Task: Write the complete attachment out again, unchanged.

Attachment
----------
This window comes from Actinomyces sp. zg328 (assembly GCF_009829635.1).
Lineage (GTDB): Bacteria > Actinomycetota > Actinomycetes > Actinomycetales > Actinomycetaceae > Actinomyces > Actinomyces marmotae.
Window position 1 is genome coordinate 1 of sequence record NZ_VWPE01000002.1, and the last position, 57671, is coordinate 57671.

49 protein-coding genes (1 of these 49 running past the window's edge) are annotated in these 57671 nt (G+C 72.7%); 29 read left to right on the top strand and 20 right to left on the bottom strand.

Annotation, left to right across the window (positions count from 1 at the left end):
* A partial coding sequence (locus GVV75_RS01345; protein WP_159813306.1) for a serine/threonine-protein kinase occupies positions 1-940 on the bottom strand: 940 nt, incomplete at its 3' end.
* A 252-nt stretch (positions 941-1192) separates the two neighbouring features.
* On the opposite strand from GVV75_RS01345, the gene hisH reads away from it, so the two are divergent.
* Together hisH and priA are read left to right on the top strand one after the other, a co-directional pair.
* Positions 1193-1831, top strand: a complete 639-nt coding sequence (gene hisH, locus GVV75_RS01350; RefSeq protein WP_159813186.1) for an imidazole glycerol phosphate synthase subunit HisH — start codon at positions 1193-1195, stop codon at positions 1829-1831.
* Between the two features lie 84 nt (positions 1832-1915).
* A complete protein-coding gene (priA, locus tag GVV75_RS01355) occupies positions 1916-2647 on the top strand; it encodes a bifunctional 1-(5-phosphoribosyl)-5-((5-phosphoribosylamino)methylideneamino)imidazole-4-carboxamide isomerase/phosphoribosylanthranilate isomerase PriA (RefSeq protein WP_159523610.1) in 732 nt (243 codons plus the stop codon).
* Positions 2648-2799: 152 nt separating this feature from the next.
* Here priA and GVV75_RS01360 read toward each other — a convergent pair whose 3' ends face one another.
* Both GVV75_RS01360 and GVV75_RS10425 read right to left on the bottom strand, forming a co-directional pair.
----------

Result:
This window comes from Actinomyces sp. zg328 (assembly GCF_009829635.1).
Lineage (GTDB): Bacteria > Actinomycetota > Actinomycetes > Actinomycetales > Actinomycetaceae > Actinomyces > Actinomyces marmotae.
Window position 1 is genome coordinate 1 of sequence record NZ_VWPE01000002.1, and the last position, 57671, is coordinate 57671.

49 protein-coding genes (1 of these 49 running past the window's edge) are annotated in these 57671 nt (G+C 72.7%); 29 read left to right on the top strand and 20 right to left on the bottom strand.

Annotation, left to right across the window (positions count from 1 at the left end):
* A partial coding sequence (locus GVV75_RS01345; protein WP_159813306.1) for a serine/threonine-protein kinase occupies positions 1-940 on the bottom strand: 940 nt, incomplete at its 3' end.
* A 252-nt stretch (positions 941-1192) separates the two neighbouring features.
* On the opposite strand from GVV75_RS01345, the gene hisH reads away from it, so the two are divergent.
* Together hisH and priA are read left to right on the top strand one after the other, a co-directional pair.
* Positions 1193-1831, top strand: a complete 639-nt coding sequence (gene hisH, locus GVV75_RS01350; RefSeq protein WP_159813186.1) for an imidazole glycerol phosphate synthase subunit HisH — start codon at positions 1193-1195, stop codon at positions 1829-1831.
* Between the two features lie 84 nt (positions 1832-1915).
* A complete protein-coding gene (priA, locus tag GVV75_RS01355) occupies positions 1916-2647 on the top strand; it encodes a bifunctional 1-(5-phosphoribosyl)-5-((5-phosphoribosylamino)methylideneamino)imidazole-4-carboxamide isomerase/phosphoribosylanthranilate isomerase PriA (RefSeq protein WP_159523610.1) in 732 nt (243 codons plus the stop codon).
* Positions 2648-2799: 152 nt separating this feature from the next.
* Here priA and GVV75_RS01360 read toward each other — a convergent pair whose 3' ends face one another.
* Both GVV75_RS01360 and GVV75_RS10425 read right to left on the bottom strand, forming a co-directional pair.